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Carquinez Strait

11 Carquinez Scenic Dr, Martinez, CA 94553, United States


The Carquinez Strait is a small tidal strait in northern California. It is part of the tidal estuary of the rivers Sacramento and San Joaquin as it flows into the Bay of San Francisco. The stretch is 13 km long and connects the Suisun Bay, which collects the waters of the combined rivers, with the San Pablo Bay, the northern stretch of the San Francisco Bay.


The straits formed in prehistoric times, at the end of one of the past ice ages, when the inland lake filled the present-day Sacramento and San Joaquin valleys. The melting of ice from the Sierra Nevada mountain range increased the level of the lake as the seismic activity created a new outlet to the Pacific Ocean, draining the lake into the ocean and revealing the two valleys. The valleys have developed into highly productive agricultural areas and have driven California 's economy into the powerhouse that it is today.


Andrei Sarna-Wojcicki, an emeritus geologist from the U. S. Geological Survey (USGS) estimated that the Carquinez Strait was possibly formed between 640,000 and 700,000 years ago, when most of modern California emerged from an ice age. The present Sacramento Valley and San Joaquin Valley were filled by a massive (now extinct) lake called Corcoran Lake. Initially, this lake had washed into the ocean from a valley near today's Monterey. However, ongoing seismic activity has lifted the coastal mountains enough to plug this outlet. Around the same time, the ice melting away from the Sierras increased the water level in Lake Corcoran until the lake started to sculpt a new outlet into the ocean. At some point, the coastal barrier collapsed between the cities of Crockett and Benicia today, releasing water from the lake in a cataclysmic flood.


It forms part of the boundary between Solano (north) and Contra Costa (south) counties and is approximately 15 miles (25 km) north of Oakland. The cities of Benicia and Vallejo lie on the north side of the Strait, while Martinez, Port Costa and Crockett are on the south shore. The Napa River enters the Strait, through the short Mare Island Strait, near its entrance to the Bay of San Pablo. Its watershed occupies 62,500 square miles (162,000 km2), nearly 40 % of the total land area of California.


It is crossed by two highway bridges: the Carquinez Bridge on Interstate 80 and the Benicia-Martinez Bridge on Interstate 680. Every highway bridge consists of two parts. Interstate 780 links the two highways on the north side of the Strait. State Route 4 links these highways to the south of the Strait and to the inland.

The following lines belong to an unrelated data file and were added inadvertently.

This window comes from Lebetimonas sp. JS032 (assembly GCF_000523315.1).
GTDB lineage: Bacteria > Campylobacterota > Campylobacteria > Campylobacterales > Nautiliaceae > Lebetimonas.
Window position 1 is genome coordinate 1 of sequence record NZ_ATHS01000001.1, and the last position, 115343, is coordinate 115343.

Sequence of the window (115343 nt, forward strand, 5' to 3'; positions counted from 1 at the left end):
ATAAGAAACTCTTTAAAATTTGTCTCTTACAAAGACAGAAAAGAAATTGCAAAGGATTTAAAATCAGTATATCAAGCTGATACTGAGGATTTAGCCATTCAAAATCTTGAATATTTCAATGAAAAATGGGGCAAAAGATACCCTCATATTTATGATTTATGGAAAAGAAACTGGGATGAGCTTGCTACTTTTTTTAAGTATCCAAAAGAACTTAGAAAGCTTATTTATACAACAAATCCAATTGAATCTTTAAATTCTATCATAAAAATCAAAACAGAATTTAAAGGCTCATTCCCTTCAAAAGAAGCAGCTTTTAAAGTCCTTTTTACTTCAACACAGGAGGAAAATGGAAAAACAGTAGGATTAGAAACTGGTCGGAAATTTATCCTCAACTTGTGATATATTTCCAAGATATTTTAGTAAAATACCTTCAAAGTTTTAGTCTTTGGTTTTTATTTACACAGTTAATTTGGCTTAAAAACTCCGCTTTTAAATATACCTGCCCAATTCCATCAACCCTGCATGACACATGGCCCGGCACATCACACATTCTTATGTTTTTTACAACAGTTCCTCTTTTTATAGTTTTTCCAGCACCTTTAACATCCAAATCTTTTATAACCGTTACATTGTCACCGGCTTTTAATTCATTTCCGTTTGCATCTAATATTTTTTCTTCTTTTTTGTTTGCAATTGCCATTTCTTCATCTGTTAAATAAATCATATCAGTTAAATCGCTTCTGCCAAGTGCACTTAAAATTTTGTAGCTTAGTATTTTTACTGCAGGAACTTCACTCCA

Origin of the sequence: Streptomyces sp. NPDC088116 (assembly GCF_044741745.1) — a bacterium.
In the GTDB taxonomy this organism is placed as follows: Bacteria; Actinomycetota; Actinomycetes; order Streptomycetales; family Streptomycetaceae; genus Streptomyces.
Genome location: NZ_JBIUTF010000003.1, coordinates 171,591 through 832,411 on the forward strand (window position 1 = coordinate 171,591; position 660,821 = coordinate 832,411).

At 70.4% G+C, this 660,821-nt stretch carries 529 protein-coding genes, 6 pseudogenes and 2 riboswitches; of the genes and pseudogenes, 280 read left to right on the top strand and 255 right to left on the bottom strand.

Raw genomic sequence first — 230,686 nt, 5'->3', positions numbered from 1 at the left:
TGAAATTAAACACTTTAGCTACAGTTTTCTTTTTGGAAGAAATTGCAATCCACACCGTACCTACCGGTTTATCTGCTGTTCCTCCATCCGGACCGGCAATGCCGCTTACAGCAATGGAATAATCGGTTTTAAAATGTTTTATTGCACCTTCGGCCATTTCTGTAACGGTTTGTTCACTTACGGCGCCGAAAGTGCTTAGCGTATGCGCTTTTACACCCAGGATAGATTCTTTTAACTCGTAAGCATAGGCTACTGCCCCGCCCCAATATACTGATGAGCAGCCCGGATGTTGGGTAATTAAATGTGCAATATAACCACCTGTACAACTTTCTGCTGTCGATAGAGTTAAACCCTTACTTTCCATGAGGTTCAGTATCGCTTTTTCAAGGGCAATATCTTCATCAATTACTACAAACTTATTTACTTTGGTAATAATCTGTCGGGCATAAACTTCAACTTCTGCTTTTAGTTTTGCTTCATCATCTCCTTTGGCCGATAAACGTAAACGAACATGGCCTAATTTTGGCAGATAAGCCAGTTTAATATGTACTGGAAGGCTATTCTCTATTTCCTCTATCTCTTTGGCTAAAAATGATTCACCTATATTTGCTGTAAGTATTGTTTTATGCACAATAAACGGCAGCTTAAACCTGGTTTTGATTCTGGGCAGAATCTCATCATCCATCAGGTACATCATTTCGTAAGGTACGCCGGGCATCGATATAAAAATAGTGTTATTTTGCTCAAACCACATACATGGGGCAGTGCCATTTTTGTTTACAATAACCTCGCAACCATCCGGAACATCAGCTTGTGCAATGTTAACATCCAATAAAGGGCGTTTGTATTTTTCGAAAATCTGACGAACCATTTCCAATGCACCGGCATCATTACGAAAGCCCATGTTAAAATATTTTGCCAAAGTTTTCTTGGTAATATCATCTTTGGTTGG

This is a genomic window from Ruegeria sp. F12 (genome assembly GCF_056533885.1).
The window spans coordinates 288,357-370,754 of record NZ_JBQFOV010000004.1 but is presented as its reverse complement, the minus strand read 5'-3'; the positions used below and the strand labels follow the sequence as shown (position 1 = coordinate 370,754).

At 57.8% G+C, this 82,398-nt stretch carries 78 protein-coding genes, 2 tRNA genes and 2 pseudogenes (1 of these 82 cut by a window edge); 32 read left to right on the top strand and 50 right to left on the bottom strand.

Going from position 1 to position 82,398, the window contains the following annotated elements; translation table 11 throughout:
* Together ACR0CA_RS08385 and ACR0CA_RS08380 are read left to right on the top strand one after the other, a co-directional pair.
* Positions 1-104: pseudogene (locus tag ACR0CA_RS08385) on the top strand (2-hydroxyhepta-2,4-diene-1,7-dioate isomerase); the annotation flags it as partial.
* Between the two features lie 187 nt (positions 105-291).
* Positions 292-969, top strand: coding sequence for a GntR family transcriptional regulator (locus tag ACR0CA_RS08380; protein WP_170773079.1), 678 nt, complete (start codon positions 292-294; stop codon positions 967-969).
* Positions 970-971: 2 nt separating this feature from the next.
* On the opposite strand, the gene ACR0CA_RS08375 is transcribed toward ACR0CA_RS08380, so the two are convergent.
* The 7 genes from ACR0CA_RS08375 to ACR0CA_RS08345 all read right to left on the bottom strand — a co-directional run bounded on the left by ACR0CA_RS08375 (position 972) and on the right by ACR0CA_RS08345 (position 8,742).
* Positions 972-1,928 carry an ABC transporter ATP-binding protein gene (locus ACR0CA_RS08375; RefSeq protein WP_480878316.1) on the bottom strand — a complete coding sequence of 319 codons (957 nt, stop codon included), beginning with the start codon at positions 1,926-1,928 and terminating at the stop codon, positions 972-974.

The Capitol Corridor, California Zephyr, and Coast Starlight trains use the rail bridge just east of the Benicia – Martinez Bridge. The rail ferry, with the Contra Costa and Solano ferries, provided service across the stretch near the site of the new rail bridge until the railway bridge was completed in 1930.  The high pylons bearing power lines also cross the straits. The Carquinez Strait Powerline Crossing was the world's first powerline to cross a large river.


The channel is navigable and is used by both commercial and military shipping. Deep water ship traffic bound for both the Port of Sacramento and the Port of Stockton passes via the Stockton Deepwater Shipping Channel and the Sacramento Deep Water Ship Channel. The Carquinez Straits are part of the Baldwin Deepwater Shipping Channel.


The narrow gap in the coastline that forms the strait has contributed to the creation of the delta of the San Joaquin – Sacramento River, the inverted delta of the river, a rare geological feature upstream. The stretch is too narrow to allow the passage of large quantities of floodwaters produced over the years with heavy rainfall and snowmelt events. Since the Delta region is the first to be filled and the last to be drained in a flood event, the silt and soil have more time to drop out of suspension, creating an inverted river delta feature.

Park in the Fall

This amazing landmark is just one of the many must-see sights you don’t want to miss in Martinez, California:

  • John Muir National Historic Site

  • Radke Martinez Regional Shoreline Park

  • Benicia-Martinez Bridge

  • Briones Regional Park

  • Mount Wanda 

  • Waterfront Park 

  • Hidden Lakes Park

  • Rankin Park 

All of these wonderful attractions are located just a short distance from our location located at 111 Arthur Road in the Vine Hill neighborhood of Martinez! Stop by for a visit anytime!

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